With junior season shortened, WRV’s Craven faces uphill climb in chase for 1,000 points

  • White River Valley's Dominic Craven passes around the defense of Oxbow's Brady Nickles during their tournament game in White River Junction, Vt., on Dec. 10, 2021. Craven, who is a senior, has an uphill climb to his 1,000-point milestone following a season shortened due to the COVID-19 pandemic. (Valley News - Geoff Hansen) Copyright Valley News. May not be reprinted or used online without permission. Send requests to permission@vnews.com. Walley News — Geoff Hansen

  • White River Valley's Dominic Craven, right, huddles up with coach Mike Gaudette and the team before their tournament game with Oxbow in White River Junction, Vt., on Dec. 10, 2021. Craven, who is a senior, has an uphill climb to his 1,000-point milestone following a season shortened due to the COVID-19 pandemic. (Valley News - Geoff Hansen) Copyright Valley News. May not be reprinted or used online without permission. Send requests to permission@vnews.com. Geoff Hansen

  • White River Valley's Dominic Craven shoots over Oxbow's Reece Isley during their tournament game in White River Junction, Vt., on Dec. 10, 2021. Craven, who is a senior, has an uphill climb to his 1,000-point milestone following a season shortened due to the COVID-19 pandemic. (Valley News - Geoff Hansen) Copyright Valley News. May not be reprinted or used online without permission. Send requests to permission@vnews.com. Valley News — Geoff Hansen

Valley News Staff Writer
Published: 12/14/2021 10:52:22 AM
Modified: 12/15/2021 4:16:08 PM

WHITE RIVER JUNCTION — Dominic Craven remembers sitting in the stands at South Royalton High in 2017, watching then-senior Nick Howe reach 1,000 career points.

He saw how special that moment was for Howe, and it inspired him. Craven, then in eighth grade, knew he wanted to experience that feeling for himself someday.

He wanted to score 1,000 points for White River Valley School.

He was well on his way, but last season’s COVID-shortened schedule has made it a much more difficult bar to clear.

“I scored a lot of points those first two years,” Craven said. “After my sophomore year, everyone was saying that I was on pace for 1,000. And then only having six games last year, I feel like I kind of got screwed.”

After scoring 133 points as a freshman, Craven put up 335 points his sophomore year. That left him 532 points away from 1,000. His improvement from his first season to his second suggest he could have reached the milestone with normal junior and senior seasons.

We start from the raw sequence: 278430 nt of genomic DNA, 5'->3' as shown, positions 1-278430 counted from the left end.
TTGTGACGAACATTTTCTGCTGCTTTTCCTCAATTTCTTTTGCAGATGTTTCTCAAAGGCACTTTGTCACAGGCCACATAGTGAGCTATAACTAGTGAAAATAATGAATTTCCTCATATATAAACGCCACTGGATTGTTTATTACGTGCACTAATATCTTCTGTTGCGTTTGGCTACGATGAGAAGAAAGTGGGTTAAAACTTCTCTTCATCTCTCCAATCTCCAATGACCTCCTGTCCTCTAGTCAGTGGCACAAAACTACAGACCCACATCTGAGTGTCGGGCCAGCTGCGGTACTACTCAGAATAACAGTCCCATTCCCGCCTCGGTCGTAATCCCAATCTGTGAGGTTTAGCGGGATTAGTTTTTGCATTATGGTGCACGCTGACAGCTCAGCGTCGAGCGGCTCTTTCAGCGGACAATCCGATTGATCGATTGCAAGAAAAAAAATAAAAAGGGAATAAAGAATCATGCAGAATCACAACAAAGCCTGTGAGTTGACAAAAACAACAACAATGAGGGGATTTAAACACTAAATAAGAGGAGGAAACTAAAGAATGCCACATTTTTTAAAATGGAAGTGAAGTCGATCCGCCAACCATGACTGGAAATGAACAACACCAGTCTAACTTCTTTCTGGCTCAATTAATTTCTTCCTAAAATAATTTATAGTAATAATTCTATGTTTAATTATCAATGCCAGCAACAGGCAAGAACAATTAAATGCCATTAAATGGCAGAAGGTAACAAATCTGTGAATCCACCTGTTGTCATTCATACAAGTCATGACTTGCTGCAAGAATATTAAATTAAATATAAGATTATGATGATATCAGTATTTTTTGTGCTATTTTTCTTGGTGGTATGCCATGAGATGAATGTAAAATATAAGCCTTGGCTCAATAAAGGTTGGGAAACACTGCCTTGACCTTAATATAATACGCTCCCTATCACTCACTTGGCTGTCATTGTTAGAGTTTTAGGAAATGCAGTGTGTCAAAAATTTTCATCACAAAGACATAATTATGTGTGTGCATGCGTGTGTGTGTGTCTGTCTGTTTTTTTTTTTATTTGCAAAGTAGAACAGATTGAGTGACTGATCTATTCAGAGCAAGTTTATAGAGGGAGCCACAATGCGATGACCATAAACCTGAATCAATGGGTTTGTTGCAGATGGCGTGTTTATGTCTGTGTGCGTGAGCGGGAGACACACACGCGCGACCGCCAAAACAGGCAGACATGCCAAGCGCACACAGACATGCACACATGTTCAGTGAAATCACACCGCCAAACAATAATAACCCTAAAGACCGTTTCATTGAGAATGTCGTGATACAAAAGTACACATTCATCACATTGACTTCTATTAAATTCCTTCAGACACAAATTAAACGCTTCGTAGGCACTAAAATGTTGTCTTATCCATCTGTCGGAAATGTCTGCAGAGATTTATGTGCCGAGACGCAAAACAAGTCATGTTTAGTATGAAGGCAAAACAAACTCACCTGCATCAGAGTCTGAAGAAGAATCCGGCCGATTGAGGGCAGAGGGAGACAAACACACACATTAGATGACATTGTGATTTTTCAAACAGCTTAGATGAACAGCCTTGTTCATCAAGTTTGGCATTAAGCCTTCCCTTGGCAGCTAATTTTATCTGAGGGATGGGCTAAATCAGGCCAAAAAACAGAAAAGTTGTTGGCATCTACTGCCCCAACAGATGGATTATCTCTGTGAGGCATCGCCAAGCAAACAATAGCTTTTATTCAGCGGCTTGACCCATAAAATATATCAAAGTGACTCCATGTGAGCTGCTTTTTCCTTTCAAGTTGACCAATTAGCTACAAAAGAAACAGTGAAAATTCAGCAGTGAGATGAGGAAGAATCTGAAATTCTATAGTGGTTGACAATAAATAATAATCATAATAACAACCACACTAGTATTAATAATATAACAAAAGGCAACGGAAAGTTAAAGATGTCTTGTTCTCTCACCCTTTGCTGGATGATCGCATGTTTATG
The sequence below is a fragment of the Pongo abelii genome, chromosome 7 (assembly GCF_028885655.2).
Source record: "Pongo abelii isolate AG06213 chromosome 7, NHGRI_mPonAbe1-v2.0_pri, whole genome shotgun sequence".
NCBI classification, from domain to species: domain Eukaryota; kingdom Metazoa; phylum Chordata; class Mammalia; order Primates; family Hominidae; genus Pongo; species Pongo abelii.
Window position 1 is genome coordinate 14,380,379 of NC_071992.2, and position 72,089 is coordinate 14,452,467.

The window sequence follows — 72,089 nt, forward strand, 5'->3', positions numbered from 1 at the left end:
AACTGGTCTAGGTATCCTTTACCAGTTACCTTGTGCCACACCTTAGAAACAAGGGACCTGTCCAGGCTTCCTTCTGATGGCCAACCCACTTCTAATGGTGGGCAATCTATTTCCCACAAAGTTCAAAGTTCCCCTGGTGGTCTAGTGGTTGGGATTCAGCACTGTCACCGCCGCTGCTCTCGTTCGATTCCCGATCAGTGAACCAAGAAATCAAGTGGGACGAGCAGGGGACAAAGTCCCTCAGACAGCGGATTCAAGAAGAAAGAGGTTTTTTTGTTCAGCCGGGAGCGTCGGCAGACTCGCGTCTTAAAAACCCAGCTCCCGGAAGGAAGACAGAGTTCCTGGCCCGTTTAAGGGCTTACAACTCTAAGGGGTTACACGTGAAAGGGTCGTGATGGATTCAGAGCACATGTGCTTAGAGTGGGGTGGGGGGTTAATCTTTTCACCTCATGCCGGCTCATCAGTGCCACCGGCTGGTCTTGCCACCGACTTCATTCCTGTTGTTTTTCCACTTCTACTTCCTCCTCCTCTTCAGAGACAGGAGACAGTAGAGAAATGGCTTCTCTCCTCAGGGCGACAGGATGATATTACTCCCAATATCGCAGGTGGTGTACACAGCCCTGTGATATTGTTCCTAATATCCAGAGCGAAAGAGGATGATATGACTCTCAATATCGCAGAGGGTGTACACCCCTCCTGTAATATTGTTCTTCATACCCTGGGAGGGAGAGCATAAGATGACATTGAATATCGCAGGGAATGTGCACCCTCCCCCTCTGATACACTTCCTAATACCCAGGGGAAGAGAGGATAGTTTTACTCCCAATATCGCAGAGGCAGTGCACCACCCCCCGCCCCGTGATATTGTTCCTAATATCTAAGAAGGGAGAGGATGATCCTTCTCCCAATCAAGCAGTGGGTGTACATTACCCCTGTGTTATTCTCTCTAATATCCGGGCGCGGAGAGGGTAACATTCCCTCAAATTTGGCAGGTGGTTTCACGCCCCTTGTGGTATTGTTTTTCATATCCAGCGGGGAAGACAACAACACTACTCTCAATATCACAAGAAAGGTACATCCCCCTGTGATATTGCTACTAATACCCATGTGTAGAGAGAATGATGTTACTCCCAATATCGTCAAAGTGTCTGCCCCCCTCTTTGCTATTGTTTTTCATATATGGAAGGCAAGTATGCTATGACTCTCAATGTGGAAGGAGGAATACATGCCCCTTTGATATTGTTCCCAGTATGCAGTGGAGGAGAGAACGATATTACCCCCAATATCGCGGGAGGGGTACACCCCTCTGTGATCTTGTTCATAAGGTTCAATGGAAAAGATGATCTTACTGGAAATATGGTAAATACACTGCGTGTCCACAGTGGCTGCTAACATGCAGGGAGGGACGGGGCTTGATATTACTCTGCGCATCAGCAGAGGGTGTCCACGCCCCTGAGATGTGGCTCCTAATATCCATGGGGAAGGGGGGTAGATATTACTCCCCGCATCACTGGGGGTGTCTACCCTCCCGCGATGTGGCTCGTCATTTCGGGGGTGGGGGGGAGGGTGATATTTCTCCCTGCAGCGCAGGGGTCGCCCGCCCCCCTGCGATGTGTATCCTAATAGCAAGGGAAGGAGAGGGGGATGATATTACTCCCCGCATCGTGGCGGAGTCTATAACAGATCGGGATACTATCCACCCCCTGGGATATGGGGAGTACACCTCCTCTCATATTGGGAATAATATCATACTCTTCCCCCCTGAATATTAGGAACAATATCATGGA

But in White River Valley’s half dozen games last season, Craven managed just 96 points. It left the guard needing 436 points this season to get to 1,000.

It’s not unattainable. But he’d have to average 21.8 points per game to pull it off. A deep Wildcats playoff run could help improve his odds.

If Craven’s able to reach that 1,000-point plateau, he’d be the first player to do it solely in a White River Valley uniform. His class will be the school’s first four-year graduating class.

Craven acknowledged it would be gratifying to be the first name on the list of Wildcat 1,000-point scorers.

But in the meantime, he’s not focused on the individual achievement. He wants to lead his team to a VPA Division IV title. Wildcats head coach Mike Gaudette said Craven has made that clear.

“We talk about team goals over individual goals. So, if he gets (1,000 points), I’m happy for him. He deserves it. He’s worked hard,” Gaudette said. “But — and Dom’s talked about it, too — we want to hang a (championship) banner first.”

Craven also plays soccer and baseball for White River Valley. But basketball was his first love, and remains his favorite sport. He thinks it’s his best, and he has the most fun playing it.

WRV basketball has become a family affair for Craven. His step-brother, Austin Tracy, is a senior guard on the team. And his younger brother, Donovan, joined the team this year as a freshman.

Dominic wasn’t sure if Donovan would make the team, but he’s glad it worked out. They joke around with each other during practice, but they use their bond to improve as players.

“We definitely push each other to be better. And Donovan knows that I push him a lot harder than everybody else and go at him a little harder because I want him to be better and I feel like that’s the best way to learn,” Craven said. “And Austin, too. We both have gone at it forever.”

Craven is off to a good start this season, scoring 23 points against Oxbow and 19 against Hartford — both game-highs — in the Stretch Gillam Kickoff Classic.

His work ethic in practice has gotten him to this point as a senior. Gaudette said it’s been even more evident this year, now that he’s a team captain.

Craven said his teammates are taking cues from him, and he has to lead by example.

“His shot’s gotten much quicker than it was years ago,” Gaudette said. “His dribbling has improved. He sees the floor better. He used to just have kind of tunnel vision. Now he sees the whole court.”

Craven wants to be remembered for that hard work. He’d ideally like a tangible achievement as a result, whether it’s reaching 1,000 points, winning a state title, or both.

He wants to leave a legacy that those who come after him can aspire to.

“I have a brother (Cam) who’s six now, and I want him to be able to see my name on the banner someday or see the championship banner that we hang,” Craven said, “and (I want) him to know that I was that guy.”

Seth Tow can be reached at stow@vnews.com.




Valley News

24 Interchange Drive
West Lebanon, NH 03784
603-298-8711

 

© 2021 Valley News
Terms & Conditions - Privacy Policy